Poetry Slam – Y Theatre, Leicester

I entered my first ever poetry slam, yesterday. Indeed, it was the first time I have ever done performance poetry, so it was a bit nerve-racking.

This was following a brilliant workshop in the local library – USE YOUR LIBRARIES EVERYONE – with Rob Gee, which led to my first poem. Unfortunately, it only got mediocre marks, and I didn’t make it past the first round, but the whole thing was a learning curve and a great experience, with some fantastic local poets. Very high standard throughout – the standouts for me were a fantastic poem about the MPs expenses scandal and some amazing verbal gymnastics by the hugely talented Nathan Lunt. There was also a devastating little couplet by Rob Miller, whom I thought was very funny, but strangely his wit fell a little flat with the audience:

Sylvia Plath
Spent too long in the bath.

I then found out that this wasn’t actually how she died, but

Sylvia Plath
Spent too long in the oven

doesn’t rhyme.

Thanks to all the other poets who took part, to Rob Gee and Lydia Towsley for inspiration and to Emma Chung for some much-needed support from the audience.

As it was the Comedy Festival and close to Valentine’s day, I thought I would do some funny poems and finish with some lurve poetry. Here are my efforts:

It’s not easy, being a millipede.

It’s not easy, being a millipede.
I’m always glued to the telly
Waiting for the weather forecast
Consulting my barometer
Talking of isobars and fronts.
Impatiently waiting for the wind to pick up.

Then I put on my shoes.
Have you seen a millipede put on its shoes?
It takes a long time.
I step outside, feel the breeze on my back
I jig, cavort, do the foxtrot.
Strictly millipede come dancing.

But most of the time, when the air is still
I just crawl around on leaves.
And practice my steps.
It takes a lot of concentration.
It’s not easy, being a millipede.

What a load of rubbish!
I paid six good quid to come to the Y
And hear a lunatic prance about on stage
With some daft poem about millipedes.

Come back, I tell you. Its all true!
Don’t just take my word for it.

I wandered lonely as a clown,
My comedy shoes the way impedes
When in the beer garden of the Crown
I saw a host of golden millipedes
Swaying and dancing in the breeze.

What do you mean you’ve never seen a millipede dance in the breeze?
You try counting to 250, and still keep the beat
Or performing the cha cha cha cha cha cha cha cha cha cha cha cha cha.
It’s not easy, being a millipede.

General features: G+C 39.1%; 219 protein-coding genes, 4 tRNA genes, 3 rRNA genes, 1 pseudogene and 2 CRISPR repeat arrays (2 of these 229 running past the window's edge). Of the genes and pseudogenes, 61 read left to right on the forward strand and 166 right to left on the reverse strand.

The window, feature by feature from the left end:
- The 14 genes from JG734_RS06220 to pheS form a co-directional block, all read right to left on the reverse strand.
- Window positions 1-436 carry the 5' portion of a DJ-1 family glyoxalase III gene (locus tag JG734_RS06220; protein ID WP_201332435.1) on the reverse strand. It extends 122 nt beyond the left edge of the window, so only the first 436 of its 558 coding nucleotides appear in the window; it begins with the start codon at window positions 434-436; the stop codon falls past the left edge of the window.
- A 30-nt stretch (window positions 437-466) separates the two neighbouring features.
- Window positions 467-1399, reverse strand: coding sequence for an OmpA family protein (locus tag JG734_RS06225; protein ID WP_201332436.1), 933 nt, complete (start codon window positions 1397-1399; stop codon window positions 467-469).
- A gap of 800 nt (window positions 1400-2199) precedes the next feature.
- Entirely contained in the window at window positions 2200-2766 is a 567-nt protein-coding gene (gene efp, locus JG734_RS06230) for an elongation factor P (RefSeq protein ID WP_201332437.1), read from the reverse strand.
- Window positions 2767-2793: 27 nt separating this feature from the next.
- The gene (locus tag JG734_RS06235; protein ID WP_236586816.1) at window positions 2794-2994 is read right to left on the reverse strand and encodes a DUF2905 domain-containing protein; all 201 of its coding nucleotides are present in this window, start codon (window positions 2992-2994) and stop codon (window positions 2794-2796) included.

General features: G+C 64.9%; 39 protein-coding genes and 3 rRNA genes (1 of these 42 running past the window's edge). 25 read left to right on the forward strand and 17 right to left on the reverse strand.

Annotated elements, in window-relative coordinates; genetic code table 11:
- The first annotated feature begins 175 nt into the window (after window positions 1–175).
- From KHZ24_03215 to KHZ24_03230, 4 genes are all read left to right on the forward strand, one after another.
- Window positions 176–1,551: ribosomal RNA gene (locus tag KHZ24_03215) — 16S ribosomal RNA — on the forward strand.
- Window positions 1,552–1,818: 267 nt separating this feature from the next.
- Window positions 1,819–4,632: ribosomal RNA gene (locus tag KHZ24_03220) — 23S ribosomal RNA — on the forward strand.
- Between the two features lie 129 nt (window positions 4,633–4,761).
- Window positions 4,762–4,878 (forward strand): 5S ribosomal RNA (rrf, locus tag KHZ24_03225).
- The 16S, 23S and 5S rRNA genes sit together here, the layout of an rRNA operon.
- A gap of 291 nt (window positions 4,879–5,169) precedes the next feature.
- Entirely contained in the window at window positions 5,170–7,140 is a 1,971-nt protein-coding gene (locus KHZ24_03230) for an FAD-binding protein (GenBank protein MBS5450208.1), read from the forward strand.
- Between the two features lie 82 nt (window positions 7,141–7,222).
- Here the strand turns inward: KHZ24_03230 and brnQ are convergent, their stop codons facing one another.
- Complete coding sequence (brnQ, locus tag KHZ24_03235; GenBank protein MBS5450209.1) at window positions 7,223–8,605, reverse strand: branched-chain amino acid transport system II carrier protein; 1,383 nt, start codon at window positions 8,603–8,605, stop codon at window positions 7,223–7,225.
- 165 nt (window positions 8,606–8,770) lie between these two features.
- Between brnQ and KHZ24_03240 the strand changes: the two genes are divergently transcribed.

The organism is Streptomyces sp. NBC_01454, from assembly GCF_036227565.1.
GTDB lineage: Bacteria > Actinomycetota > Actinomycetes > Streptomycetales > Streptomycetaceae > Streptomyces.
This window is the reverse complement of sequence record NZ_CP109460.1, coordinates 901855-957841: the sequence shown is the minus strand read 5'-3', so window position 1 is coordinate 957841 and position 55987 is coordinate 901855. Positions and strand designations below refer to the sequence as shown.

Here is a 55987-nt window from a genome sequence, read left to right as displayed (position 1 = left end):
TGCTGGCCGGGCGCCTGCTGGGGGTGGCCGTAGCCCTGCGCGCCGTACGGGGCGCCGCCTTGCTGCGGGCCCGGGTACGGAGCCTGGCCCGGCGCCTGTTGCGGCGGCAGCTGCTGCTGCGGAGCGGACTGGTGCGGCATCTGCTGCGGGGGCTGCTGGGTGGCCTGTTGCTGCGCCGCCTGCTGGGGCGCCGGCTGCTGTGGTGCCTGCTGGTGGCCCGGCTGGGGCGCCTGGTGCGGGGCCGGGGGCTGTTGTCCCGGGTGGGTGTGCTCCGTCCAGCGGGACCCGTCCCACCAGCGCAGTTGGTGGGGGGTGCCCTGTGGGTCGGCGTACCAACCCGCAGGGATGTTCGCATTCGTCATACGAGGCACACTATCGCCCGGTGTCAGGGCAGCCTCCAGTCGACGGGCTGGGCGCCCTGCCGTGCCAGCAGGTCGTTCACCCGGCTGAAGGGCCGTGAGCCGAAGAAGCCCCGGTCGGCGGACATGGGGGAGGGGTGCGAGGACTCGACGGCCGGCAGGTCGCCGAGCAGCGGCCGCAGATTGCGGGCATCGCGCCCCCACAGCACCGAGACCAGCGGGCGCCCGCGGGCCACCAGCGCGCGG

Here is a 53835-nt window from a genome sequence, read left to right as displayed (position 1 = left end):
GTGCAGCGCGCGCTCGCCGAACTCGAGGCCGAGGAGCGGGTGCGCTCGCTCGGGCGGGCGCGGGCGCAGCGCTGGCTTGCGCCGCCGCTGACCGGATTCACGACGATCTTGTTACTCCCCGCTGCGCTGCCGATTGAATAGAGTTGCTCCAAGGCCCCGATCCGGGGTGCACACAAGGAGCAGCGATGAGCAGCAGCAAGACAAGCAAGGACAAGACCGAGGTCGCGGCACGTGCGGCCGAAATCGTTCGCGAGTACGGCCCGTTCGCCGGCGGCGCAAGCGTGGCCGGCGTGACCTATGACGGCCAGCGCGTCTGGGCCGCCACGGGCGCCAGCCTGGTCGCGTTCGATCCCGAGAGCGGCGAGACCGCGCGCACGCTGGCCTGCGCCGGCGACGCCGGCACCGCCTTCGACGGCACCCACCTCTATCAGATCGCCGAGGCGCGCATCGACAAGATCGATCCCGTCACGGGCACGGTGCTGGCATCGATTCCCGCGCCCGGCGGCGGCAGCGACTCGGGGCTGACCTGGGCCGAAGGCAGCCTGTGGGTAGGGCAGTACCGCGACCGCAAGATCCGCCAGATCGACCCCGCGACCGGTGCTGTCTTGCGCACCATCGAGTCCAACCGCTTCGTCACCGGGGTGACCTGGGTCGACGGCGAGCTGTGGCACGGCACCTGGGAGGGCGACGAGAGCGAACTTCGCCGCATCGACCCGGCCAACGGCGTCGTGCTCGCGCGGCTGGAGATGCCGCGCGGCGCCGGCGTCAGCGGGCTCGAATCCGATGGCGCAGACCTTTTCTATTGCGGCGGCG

Then an alliterative and childish poem I wrote quite a few years ago.

Adam’s Amazing Apple-Eating Adventure

Adam’s amazing apple-eating adventure
Began brilliantly by a babbling brook.
Claudia the caterpillar contentedly curled,
Deeply dozed, deliciously daydreaming.
Eating extra-large eucalyptus
Flowers, found by the foraging,
Galloping, gallivanting, gargantuan
Harold the heavy hippopotamus.
Ivor the intrepid, insect-eating iguana,
Jumped jubilantly in the jungle.
Kevin the king cobra, coiled.
Lazily, lugubriously he lolled.
Millie the magnificent millipede
Noticed Nellie the not-so-friendly,
Obviously ostentatious owl,
Preening, as proud as a peacock.
Quentin the quagga quivered querulously,
Running Reggie the rhinoceros ragged.
Sylvie the serpentine snake, slithered. She
Turned to Terry the tiger in the topmost tree.
“Unicorns?” she uttered.
“Vultures? Vengeful vixens?
Why worry? We won’t wake up
Axel the excitable axolotl
Yet”. Yvonne the yak yawned.
Zacharia the Zebra zipped past
Yevgeny the yellow
Xiphias and Xerxes, an extraordinarily
Wide, wonderful, wiggly whale.
Venus the vilified vulture was very
Unimpressed. She ululated
To Terry, who, tired of her tittering,
Snoozed silently in the sunset.
Reggie reared up. “Refreshing rest and relaxation are
Quickly quaffed,” he quarrelled.
Polly the parrot pecked out pretty patterns
On the outmost outcrop of the orange tree,
Not noticing Nellie’s nervous nattering.
Meanwhile, Millie munched on a mangrove,
Leaf. Larry the lion leapt on a lizard,
Kind Kieran the kestrel caught a kite, and
Jennifer the jaguar did a joyful jig.
“Interesting,” she intoned.
Harold harumphed hideously.
“Good grief!”, gasped Geraldine the giraffe,
Frightening Freddie the frog.
Evelyn the enormous elephant ate excitedly.
Deeply dozing,
Claudia curled up contentedly.
Brilliantly, by a babbling brook,
Adam’s apple-eating adventure began.


And finally two love poems:

The Aeolian Harp (apologies to S T Coleridge)

I sing a song of love.
I call on the Muses, Bacchus and Orpheus
To woo, to seduce, to entrance.

I sing of the Aeolian harp
Caressed by wind. Joyful in
Its random song of nature, of beauty.

Struck by the landscape
Wind-plucked, self-composed
Music, in tune with the elements.

She turns to me,
With sky-blue eyes and windswept hair.
A wry smile flashes across her face.

“You make a lot of noise as well
Not to mention the smell, when you get windy”.


Bread and Roses

O woe is me. Cruel poverty.
I cannot shower you with roses,
Drench you in champagne or dress you in gold.
I can’t afford a lovely bonnet
But I can write a sonnet.
Feel the beat of those iambic feet.
Perhaps you would be mine to hold?

My face wears a frown,
I blame Cameron, Clegg and Brown
For I haven’t got the dosh
To buy expensive nosh.
Instead, I dip my pen
In poesy’s sacred well.
Delve deep into my heart.

This Valentine’s day
Don’t say it with flowers,
Say it with words.
The inconstant rose will wilt and die.
But words don’t need watering,
They are guaranteed to go straight to the heart.

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One Response to “Poetry Slam – Y Theatre, Leicester”

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